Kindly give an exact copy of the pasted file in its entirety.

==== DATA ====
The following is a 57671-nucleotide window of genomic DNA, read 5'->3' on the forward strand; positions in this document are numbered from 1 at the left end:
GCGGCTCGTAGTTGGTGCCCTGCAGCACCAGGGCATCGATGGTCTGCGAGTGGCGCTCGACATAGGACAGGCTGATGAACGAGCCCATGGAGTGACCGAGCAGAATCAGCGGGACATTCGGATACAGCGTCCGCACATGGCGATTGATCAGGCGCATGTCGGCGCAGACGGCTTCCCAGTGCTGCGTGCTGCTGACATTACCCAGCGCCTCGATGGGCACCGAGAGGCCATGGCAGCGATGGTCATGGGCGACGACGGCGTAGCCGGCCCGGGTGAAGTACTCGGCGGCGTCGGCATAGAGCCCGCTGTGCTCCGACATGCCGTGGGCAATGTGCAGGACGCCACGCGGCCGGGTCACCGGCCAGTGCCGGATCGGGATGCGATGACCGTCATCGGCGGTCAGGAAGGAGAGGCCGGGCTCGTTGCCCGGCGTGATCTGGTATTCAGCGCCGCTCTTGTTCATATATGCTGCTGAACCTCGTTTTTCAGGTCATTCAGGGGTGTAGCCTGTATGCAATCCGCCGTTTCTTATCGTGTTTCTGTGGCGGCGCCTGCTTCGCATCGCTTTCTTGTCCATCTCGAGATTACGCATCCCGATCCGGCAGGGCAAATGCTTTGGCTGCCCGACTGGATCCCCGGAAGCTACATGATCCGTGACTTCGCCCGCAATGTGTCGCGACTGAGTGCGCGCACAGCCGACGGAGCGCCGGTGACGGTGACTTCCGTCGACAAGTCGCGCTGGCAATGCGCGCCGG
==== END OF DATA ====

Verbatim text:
The following is a 57671-nucleotide window of genomic DNA, read 5'->3' on the forward strand; positions in this document are numbered from 1 at the left end:
GCGGCTCGTAGTTGGTGCCCTGCAGCACCAGGGCATCGATGGTCTGCGAGTGGCGCTCGACATAGGACAGGCTGATGAACGAGCCCATGGAGTGACCGAGCAGAATCAGCGGGACATTCGGATACAGCGTCCGCACATGGCGATTGATCAGGCGCATGTCGGCGCAGACGGCTTCCCAGTGCTGCGTGCTGCTGACATTACCCAGCGCCTCGATGGGCACCGAGAGGCCATGGCAGCGATGGTCATGGGCGACGACGGCGTAGCCGGCCCGGGTGAAGTACTCGGCGGCGTCGGCATAGAGCCCGCTGTGCTCCGACATGCCGTGGGCAATGTGCAGGACGCCACGCGGCCGGGTCACCGGCCAGTGCCGGATCGGGATGCGATGACCGTCATCGGCGGTCAGGAAGGAGAGGCCGGGCTCGTTGCCCGGCGTGATCTGGTATTCAGCGCCGCTCTTGTTCATATATGCTGCTGAACCTCGTTTTTCAGGTCATTCAGGGGTGTAGCCTGTATGCAATCCGCCGTTTCTTATCGTGTTTCTGTGGCGGCGCCTGCTTCGCATCGCTTTCTTGTCCATCTCGAGATTACGCATCCCGATCCGGCAGGGCAAATGCTTTGGCTGCCCGACTGGATCCCCGGAAGCTACATGATCCGTGACTTCGCCCGCAATGTGTCGCGACTGAGTGCGCGCACAGCCGACGGAGCGCCGGTGACGGTGACTTCCGTCGACAAGTCGCGCTGGCAATGCGCGCCGG